5 tips to setting your freelance business up for success
With the first month of 2021 behind us, are you feeling like this year will bring success? Hopefully things look sunny, even though the horror of 2020 is still a recent memory.
If you think you could be doing more to prepare for a full year of prosperity and business growth, we’ve got you covered. Recently, we caught up with our friends over at Rounded Accounting. They know a thing or two about freelancing success—they provide a whole suite of financial services for freelancers who want to maximise their profits and keep their income steady.
We asked the Rounded team to give us their top five tips for running a successful freelance business this year, and here’s what they told us.
Tip #1: Reflect on the past year (the good, bad, and the ugly)
Most of us are probably ready to put 2020 behind us, but before you forget about last year, it’s a good idea to reflect on what happened over the last 12 months in terms of your business.
There are a number of questions you should ask yourself as you think back over the year. You might want to grab a notebook to write down your answers to these questions:
- What was the high point for my business last year?
- What did this success mean for my business?
- What was the biggest challenge my business faced last year?
- How did I overcome this challenge?
- What was my total annual income?
- Did this figure match my annual goal?
- What were the biggest costs for my business last year?
- Could any of these expenses be cut?
- What methods did I use to find new clients in 2020?
- Which of these methods were easiest/most enjoyable?
- Did I dedicate enough time to lead hunting last year?
- Who did I add to my network last year?
- What methods did I use to find these connections?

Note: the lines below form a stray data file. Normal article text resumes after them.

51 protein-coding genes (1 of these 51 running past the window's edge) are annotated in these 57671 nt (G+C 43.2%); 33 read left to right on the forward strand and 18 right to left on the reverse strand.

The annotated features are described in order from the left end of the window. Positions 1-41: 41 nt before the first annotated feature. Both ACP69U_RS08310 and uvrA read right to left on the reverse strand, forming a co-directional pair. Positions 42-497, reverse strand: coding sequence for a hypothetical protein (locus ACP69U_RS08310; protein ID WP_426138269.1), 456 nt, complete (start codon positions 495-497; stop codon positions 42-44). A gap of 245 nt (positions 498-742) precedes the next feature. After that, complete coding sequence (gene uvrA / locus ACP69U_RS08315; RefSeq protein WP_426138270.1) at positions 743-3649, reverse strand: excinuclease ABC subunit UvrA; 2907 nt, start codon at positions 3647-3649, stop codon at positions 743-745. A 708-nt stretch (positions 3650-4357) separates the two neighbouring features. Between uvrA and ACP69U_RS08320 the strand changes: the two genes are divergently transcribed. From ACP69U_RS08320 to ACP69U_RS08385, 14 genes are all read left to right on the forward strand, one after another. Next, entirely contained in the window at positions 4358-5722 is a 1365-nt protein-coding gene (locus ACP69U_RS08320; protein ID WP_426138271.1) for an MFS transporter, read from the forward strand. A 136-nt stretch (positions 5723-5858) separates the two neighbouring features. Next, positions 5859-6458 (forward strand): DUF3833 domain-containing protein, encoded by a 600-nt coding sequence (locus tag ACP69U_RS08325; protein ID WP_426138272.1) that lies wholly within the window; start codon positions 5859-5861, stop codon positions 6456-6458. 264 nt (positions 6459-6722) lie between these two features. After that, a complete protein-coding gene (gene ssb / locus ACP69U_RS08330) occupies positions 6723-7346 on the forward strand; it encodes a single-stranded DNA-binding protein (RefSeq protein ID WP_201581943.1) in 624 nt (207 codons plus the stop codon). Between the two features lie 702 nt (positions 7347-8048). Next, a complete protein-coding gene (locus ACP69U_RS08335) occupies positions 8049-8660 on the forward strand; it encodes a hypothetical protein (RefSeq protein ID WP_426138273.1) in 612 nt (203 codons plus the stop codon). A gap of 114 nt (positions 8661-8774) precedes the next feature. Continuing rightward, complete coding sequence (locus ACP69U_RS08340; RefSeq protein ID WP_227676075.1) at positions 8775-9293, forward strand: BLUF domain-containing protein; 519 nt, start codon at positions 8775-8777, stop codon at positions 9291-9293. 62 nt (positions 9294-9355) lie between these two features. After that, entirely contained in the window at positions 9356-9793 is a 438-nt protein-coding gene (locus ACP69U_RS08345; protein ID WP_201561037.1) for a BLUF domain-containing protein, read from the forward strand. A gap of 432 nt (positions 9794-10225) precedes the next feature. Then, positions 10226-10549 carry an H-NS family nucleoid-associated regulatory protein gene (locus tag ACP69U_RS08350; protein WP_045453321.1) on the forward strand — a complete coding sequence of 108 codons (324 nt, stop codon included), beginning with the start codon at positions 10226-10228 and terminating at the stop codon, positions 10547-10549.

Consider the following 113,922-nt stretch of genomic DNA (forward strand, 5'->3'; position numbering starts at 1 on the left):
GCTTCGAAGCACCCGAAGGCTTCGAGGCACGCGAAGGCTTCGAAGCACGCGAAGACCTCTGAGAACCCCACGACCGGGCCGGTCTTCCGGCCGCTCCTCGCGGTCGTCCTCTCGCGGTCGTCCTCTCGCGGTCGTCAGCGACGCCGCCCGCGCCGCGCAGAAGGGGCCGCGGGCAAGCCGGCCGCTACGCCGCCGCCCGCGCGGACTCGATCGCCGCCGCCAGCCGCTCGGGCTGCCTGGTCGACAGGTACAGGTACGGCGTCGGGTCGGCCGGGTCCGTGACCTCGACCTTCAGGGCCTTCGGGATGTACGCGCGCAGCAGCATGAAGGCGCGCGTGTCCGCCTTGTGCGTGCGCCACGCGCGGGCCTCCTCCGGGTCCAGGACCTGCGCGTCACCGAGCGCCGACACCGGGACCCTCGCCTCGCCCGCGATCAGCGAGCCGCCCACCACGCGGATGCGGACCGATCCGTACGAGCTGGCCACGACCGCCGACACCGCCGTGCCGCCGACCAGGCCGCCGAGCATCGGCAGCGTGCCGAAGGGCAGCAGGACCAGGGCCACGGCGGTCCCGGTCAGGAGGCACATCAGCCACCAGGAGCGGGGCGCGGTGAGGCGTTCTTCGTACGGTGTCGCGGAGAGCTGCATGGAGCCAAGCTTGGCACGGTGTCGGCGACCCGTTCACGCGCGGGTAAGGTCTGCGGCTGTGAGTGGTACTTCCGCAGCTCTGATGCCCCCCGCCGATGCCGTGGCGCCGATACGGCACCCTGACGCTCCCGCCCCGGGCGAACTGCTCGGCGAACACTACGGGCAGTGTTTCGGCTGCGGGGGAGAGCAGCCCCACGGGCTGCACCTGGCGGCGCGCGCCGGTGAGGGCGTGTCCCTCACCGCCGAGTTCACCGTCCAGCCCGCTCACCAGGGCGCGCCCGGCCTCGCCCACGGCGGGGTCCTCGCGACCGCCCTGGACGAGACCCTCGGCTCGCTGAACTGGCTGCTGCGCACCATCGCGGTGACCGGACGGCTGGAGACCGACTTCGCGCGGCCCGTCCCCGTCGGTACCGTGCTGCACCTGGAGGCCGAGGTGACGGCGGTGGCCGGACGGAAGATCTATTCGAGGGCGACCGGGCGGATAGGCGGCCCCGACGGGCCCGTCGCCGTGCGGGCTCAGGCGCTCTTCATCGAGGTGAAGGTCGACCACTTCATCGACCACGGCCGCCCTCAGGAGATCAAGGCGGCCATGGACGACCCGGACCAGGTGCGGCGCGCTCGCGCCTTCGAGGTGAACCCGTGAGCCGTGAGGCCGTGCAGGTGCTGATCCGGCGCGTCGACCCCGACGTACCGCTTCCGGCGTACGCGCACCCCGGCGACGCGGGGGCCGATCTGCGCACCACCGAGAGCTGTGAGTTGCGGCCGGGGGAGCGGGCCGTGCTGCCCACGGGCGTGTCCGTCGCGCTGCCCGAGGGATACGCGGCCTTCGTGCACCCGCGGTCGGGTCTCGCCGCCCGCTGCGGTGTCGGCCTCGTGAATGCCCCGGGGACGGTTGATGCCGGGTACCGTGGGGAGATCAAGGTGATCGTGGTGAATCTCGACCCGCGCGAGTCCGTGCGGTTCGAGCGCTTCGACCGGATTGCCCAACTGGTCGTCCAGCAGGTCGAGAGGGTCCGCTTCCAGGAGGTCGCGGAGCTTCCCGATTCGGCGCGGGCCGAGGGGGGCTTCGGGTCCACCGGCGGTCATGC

- How did these new connections add value to my business?
- Were there any surprises in 2020?
- Were these surprises positive or negative?
You may have other questions that come to mind as you’re writing these down—simply use these as a guide to get yourself into reflection mode. When you’re done, you should feel like you have a good grasp on how the last 12 months went for your business, which means you’re now ready to start planning for the months ahead.
Tip #2: Make a “goal map” for the rest of 2021
What do you want to happen for your business this year? Think carefully about how much money you want to make, what sort of marketing you want to do, how many new clients you’d like to pick up, what training you’d like to take on—don’t put limits on your goals at this stage.
Once you’ve got a nice and healthy list of goals, it’s time to select a handful that you think will definitely be achievable this year. Choose a total of four or five to avoid overwhelming yourself. Your list might look something like this:
- To bring on three new retainer clients
- To beat my 2020 financial goal by $10,000
- To start publishing Facebook ads
- To redesign the homepage of my website
Now that we’ve got a list of truly achievable goals, it’s time to break them up into smaller steps that we can spread out over the coming year. Let’s use the example of bringing on three new retainer clients. Your goal map might look like this:
- Quarter 1: Create a retainer package and feature it on my website
- Quarter 2: Review existing clients for retainer opportunities
- Quarter 3: Identify 10 – 15 businesses to pitch my retainer
- Quarter 4: Refine retainer package based on my efforts
If you want to take this a step further, you can break each quarter up into smaller goals for each month, or even each week. Either way, once you’ve done this for all of your major goals, you’ll have a manageable framework to make progress every month.
Tip #3: Get a head start on organising your finances